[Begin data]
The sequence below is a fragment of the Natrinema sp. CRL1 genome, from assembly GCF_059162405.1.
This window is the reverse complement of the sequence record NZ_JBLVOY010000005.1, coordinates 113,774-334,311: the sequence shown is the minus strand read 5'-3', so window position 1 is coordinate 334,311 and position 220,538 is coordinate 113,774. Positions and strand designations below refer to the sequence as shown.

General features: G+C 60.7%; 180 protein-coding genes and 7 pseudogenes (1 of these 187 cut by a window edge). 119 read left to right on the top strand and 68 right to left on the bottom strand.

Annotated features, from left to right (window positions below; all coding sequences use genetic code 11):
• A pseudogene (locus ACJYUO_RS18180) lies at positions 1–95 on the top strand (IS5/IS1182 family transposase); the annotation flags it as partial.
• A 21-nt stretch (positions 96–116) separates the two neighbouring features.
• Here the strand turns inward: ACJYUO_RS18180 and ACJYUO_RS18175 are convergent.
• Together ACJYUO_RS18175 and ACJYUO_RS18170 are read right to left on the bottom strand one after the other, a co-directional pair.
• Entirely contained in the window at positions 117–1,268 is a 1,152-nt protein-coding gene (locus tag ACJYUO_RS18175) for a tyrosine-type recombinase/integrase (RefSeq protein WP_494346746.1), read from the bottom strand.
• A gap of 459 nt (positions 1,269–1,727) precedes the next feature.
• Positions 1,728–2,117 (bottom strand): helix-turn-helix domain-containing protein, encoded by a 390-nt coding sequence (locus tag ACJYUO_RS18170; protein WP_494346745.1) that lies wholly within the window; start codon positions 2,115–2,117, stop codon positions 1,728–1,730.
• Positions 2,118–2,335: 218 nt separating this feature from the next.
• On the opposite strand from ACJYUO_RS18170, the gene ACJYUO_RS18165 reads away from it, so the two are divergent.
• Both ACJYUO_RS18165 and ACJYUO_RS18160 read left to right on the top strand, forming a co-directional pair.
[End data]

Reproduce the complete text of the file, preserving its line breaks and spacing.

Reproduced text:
The sequence below is a fragment of the Natrinema sp. CRL1 genome, from assembly GCF_059162405.1.
This window is the reverse complement of the sequence record NZ_JBLVOY010000005.1, coordinates 113,774-334,311: the sequence shown is the minus strand read 5'-3', so window position 1 is coordinate 334,311 and position 220,538 is coordinate 113,774. Positions and strand designations below refer to the sequence as shown.

General features: G+C 60.7%; 180 protein-coding genes and 7 pseudogenes (1 of these 187 cut by a window edge). 119 read left to right on the top strand and 68 right to left on the bottom strand.

Annotated features, from left to right (window positions below; all coding sequences use genetic code 11):
• A pseudogene (locus ACJYUO_RS18180) lies at positions 1–95 on the top strand (IS5/IS1182 family transposase); the annotation flags it as partial.
• A 21-nt stretch (positions 96–116) separates the two neighbouring features.
• Here the strand turns inward: ACJYUO_RS18180 and ACJYUO_RS18175 are convergent.
• Together ACJYUO_RS18175 and ACJYUO_RS18170 are read right to left on the bottom strand one after the other, a co-directional pair.
• Entirely contained in the window at positions 117–1,268 is a 1,152-nt protein-coding gene (locus tag ACJYUO_RS18175) for a tyrosine-type recombinase/integrase (RefSeq protein WP_494346746.1), read from the bottom strand.
• A gap of 459 nt (positions 1,269–1,727) precedes the next feature.
• Positions 1,728–2,117 (bottom strand): helix-turn-helix domain-containing protein, encoded by a 390-nt coding sequence (locus tag ACJYUO_RS18170; protein WP_494346745.1) that lies wholly within the window; start codon positions 2,115–2,117, stop codon positions 1,728–1,730.
• Positions 2,118–2,335: 218 nt separating this feature from the next.
• On the opposite strand from ACJYUO_RS18170, the gene ACJYUO_RS18165 reads away from it, so the two are divergent.
• Both ACJYUO_RS18165 and ACJYUO_RS18160 read left to right on the top strand, forming a co-directional pair.